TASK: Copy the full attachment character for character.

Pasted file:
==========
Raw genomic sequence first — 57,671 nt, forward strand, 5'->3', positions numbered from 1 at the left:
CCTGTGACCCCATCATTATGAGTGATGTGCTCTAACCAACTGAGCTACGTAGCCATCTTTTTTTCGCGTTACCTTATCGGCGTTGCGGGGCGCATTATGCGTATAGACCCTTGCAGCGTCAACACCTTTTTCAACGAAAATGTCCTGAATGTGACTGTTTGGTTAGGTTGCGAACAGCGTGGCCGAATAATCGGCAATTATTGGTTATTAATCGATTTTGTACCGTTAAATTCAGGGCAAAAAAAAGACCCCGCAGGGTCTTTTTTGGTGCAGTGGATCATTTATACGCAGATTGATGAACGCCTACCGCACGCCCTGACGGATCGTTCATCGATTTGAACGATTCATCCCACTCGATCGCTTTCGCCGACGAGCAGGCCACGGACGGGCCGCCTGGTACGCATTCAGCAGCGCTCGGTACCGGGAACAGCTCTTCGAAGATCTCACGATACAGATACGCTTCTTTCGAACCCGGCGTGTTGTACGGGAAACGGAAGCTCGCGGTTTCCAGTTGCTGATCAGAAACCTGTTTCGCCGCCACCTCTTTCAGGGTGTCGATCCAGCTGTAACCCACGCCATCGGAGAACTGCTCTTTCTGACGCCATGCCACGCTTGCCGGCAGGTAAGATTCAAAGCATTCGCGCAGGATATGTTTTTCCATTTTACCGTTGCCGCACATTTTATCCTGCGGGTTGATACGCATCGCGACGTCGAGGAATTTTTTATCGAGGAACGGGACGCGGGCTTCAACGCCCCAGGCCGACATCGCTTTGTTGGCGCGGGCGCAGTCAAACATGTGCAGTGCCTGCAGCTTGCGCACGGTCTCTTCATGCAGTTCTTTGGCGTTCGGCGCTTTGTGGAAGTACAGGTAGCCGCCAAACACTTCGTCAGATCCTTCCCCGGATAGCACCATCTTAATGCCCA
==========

Raw genomic sequence first — 57,671 nt, forward strand, 5'->3', positions numbered from 1 at the left:
CCTGTGACCCCATCATTATGAGTGATGTGCTCTAACCAACTGAGCTACGTAGCCATCTTTTTTTCGCGTTACCTTATCGGCGTTGCGGGGCGCATTATGCGTATAGACCCTTGCAGCGTCAACACCTTTTTCAACGAAAATGTCCTGAATGTGACTGTTTGGTTAGGTTGCGAACAGCGTGGCCGAATAATCGGCAATTATTGGTTATTAATCGATTTTGTACCGTTAAATTCAGGGCAAAAAAAAGACCCCGCAGGGTCTTTTTTGGTGCAGTGGATCATTTATACGCAGATTGATGAACGCCTACCGCACGCCCTGACGGATCGTTCATCGATTTGAACGATTCATCCCACTCGATCGCTTTCGCCGACGAGCAGGCCACGGACGGGCCGCCTGGTACGCATTCAGCAGCGCTCGGTACCGGGAACAGCTCTTCGAAGATCTCACGATACAGATACGCTTCTTTCGAACCCGGCGTGTTGTACGGGAAACGGAAGCTCGCGGTTTCCAGTTGCTGATCAGAAACCTGTTTCGCCGCCACCTCTTTCAGGGTGTCGATCCAGCTGTAACCCACGCCATCGGAGAACTGCTCTTTCTGACGCCATGCCACGCTTGCCGGCAGGTAAGATTCAAAGCATTCGCGCAGGATATGTTTTTCCATTTTACCGTTGCCGCACATTTTATCCTGCGGGTTGATACGCATCGCGACGTCGAGGAATTTTTTATCGAGGAACGGGACGCGGGCTTCAACGCCCCAGGCCGACATCGCTTTGTTGGCGCGGGCGCAGTCAAACATGTGCAGTGCCTGCAGCTTGCGCACGGTCTCTTCATGCAGTTCTTTGGCGTTCGGCGCTTTGTGGAAGTACAGGTAGCCGCCAAACACTTCGTCAGATCCTTCCCCGGATAGCACCATCTTAATGCCCA